Day and night, Pio (Pio Amato), a cigarette-smoking, beer-drinking, car-stealing 14-year-old boy, roams the streets of a small southern Italian city, rarely sleeping or deterred by the habitual structures of everyday life. Yet, in writer-director Jonas Carpignano’s A Ciambra, mobility and freedom do not coincide. Pio’s restless perambulations—to rob, to hustle, or to gamble—only highlight the fact that in the face of so much poverty, there’s nowhere for anyone living this city to go. Except, perhaps, to prison—as is the case for Pio’s father, Rocco (Rocco Amato), and brother, Cosimo (Damiano Amato).
The film is most engrossing in its opening act, when its camera is freed from the demands of plot, channeling Pio’s peripatetic spirit. That is, disoriented in the chaos and loudness of the Italian city’s Romani community. Here, family meals are a frenzied affair, with the camera seeking the faces of whoever yells the loudest or cusses the most and finding its focus in the way a dizzy person tries to regain composure. Carpignano conveys the rawness of Pio’s world with a rare insider’s authenticity—that is, until A Ciambra loses interest in the shocking marvels of its own space and tries to find a standardized storyline for the boy: something for him to do apart from simply being.
The film is most engrossing when the camera is channeling the peripatetic spirit of the main character.
First the film inhabits the eye of a storm—which is to say, the storm of Italy’s wretched peripheries—before submitting to the more ersatz cinematic will of filling Pio’s life with beginnings, middles, and ends. Except that Pio’s environment already has enough drama without the need of narrative arcs. The chips are down in Pio’s life—he’s bound to going around in circles—and all of Carpignano’s chips are spent in the film’s first act. What else is there to be said about parallel worlds in which toddlers are thuggish mini-adults akin to those from Pixote or City of God, nonchalantly sucking on cigarettes in front of actual adults and responding to parental scolding by telling their mothers that they’ll piss in their mouth? Once the toxicity and the violence is established and surveyed, which is right away, the film runs out of genuine things to say and resorts to a sense of fiction that feels repetitive and fake.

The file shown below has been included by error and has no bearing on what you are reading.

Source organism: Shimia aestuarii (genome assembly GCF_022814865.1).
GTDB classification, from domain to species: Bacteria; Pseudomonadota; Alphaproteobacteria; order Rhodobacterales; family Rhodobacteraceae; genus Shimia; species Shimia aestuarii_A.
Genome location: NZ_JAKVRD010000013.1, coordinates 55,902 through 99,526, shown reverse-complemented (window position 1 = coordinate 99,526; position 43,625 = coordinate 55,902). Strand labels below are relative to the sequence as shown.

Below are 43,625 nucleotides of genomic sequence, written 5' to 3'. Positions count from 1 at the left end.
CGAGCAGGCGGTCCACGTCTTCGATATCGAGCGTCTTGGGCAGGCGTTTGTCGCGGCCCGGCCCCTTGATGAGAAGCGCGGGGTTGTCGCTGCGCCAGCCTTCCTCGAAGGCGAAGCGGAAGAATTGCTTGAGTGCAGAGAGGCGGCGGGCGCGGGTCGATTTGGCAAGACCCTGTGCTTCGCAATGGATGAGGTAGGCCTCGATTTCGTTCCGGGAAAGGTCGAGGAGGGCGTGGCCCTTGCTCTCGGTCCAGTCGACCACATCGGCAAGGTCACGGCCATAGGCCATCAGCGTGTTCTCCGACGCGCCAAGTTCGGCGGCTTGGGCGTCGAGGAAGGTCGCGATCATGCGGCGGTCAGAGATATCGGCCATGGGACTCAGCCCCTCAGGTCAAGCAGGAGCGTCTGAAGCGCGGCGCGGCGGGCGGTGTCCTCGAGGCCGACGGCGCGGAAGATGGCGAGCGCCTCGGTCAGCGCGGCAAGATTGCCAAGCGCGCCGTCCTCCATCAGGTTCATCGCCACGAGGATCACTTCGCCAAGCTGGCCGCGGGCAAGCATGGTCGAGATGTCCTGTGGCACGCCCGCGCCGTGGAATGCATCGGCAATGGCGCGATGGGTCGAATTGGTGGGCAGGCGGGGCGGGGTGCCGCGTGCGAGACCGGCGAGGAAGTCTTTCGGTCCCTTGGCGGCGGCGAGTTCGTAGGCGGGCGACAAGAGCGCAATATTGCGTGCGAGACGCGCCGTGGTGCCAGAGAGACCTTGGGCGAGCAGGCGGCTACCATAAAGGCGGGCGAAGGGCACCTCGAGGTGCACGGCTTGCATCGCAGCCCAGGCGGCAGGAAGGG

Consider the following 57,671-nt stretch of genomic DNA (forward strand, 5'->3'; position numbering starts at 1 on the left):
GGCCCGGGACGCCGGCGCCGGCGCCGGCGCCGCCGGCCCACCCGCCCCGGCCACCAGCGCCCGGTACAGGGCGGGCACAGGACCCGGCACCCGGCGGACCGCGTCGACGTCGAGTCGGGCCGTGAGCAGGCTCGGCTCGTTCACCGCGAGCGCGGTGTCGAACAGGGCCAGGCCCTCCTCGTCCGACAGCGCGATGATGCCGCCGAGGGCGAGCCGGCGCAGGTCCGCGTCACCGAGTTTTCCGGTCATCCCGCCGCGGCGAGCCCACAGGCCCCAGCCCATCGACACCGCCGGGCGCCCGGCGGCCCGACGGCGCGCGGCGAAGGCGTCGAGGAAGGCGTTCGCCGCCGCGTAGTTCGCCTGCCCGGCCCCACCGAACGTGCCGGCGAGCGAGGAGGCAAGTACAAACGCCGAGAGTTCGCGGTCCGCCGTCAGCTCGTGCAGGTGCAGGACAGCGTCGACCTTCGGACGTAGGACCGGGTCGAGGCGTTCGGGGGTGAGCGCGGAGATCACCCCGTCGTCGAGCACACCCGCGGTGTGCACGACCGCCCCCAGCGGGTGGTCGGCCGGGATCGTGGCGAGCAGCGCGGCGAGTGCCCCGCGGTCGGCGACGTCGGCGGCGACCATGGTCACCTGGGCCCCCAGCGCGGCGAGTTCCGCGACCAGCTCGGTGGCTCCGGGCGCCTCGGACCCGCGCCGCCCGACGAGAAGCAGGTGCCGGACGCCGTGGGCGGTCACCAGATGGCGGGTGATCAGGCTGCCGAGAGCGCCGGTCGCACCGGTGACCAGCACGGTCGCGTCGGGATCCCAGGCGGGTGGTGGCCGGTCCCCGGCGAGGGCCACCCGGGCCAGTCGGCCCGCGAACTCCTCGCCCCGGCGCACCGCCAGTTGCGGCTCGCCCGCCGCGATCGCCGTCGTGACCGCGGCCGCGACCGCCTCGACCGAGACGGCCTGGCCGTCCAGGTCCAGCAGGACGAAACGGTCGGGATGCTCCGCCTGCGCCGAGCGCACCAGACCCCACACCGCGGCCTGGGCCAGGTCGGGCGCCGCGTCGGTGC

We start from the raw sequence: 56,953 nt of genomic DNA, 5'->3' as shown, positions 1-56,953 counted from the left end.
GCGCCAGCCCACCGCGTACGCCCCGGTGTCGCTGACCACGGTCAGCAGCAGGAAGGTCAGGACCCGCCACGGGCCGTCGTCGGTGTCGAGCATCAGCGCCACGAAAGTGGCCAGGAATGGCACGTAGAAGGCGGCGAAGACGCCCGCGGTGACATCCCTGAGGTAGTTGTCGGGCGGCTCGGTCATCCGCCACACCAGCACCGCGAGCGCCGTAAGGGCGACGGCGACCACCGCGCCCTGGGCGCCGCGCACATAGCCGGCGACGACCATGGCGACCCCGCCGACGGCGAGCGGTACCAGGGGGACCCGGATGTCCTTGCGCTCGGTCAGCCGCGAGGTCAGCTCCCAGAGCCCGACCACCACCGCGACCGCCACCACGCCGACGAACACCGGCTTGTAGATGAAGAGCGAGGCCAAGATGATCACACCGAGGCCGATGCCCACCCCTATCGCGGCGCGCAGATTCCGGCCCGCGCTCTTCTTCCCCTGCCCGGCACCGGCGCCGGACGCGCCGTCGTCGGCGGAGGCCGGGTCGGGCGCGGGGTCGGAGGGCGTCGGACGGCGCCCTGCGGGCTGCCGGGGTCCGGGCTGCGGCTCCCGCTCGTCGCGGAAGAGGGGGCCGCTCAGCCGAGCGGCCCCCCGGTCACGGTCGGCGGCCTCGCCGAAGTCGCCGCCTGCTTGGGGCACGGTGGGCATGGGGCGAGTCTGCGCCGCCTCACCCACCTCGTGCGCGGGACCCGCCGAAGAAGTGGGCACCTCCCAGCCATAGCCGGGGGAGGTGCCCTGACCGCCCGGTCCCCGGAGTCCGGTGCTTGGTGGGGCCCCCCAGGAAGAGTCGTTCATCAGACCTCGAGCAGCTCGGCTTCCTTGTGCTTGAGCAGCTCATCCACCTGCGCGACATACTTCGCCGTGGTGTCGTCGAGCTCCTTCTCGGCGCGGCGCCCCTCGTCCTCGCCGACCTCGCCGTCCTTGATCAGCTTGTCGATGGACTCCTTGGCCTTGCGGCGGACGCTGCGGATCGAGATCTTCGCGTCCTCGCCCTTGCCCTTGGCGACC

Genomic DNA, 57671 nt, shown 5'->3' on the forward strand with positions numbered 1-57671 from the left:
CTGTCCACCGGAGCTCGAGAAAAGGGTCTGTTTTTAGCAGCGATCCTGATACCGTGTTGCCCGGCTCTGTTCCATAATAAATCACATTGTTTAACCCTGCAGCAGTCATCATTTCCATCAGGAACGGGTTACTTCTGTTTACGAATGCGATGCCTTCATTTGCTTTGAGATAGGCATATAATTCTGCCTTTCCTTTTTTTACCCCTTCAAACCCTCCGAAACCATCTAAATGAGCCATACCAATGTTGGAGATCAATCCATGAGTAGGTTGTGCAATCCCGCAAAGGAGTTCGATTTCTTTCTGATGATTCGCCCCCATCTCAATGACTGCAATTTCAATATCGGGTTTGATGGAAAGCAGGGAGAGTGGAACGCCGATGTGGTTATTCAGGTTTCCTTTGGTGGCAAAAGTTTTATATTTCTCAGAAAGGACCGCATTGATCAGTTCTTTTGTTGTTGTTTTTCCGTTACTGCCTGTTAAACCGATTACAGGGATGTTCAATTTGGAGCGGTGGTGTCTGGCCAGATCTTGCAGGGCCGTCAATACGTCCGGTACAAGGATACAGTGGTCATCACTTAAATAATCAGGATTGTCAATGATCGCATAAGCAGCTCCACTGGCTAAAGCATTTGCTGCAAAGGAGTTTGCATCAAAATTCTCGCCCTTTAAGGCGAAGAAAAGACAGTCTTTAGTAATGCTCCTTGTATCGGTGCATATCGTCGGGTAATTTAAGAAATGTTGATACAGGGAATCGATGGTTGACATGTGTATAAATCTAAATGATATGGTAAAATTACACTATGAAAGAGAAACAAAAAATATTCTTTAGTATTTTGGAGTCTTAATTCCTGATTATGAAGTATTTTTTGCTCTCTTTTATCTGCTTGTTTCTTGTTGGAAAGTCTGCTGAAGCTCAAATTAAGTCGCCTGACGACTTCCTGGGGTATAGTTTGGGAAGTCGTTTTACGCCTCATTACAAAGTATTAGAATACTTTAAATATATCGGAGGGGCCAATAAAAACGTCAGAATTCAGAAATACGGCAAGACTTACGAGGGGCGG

In spite of Carpignano’s search for proper narratives, though, a sense of poesis still turns up in spots. Such as the magical-realist moment when Pio’s desperation leads to the appearance of a horse galloping amid a pile of trash, and then to him following the beast, as if willing to take it for a compass and away from the legacy of his class and family fragility. In another indelible moment where the film allows for lyrical digressions instead of redundant action (such as thefts and smuggling deals gone awry), Pio’s grandfather approaches him to mourn the fact that once their people were free to travel from place to place but now they have bosses and are stuck, leaving Pio with a swan-song type of advice: “Remember, it’s us against the world.”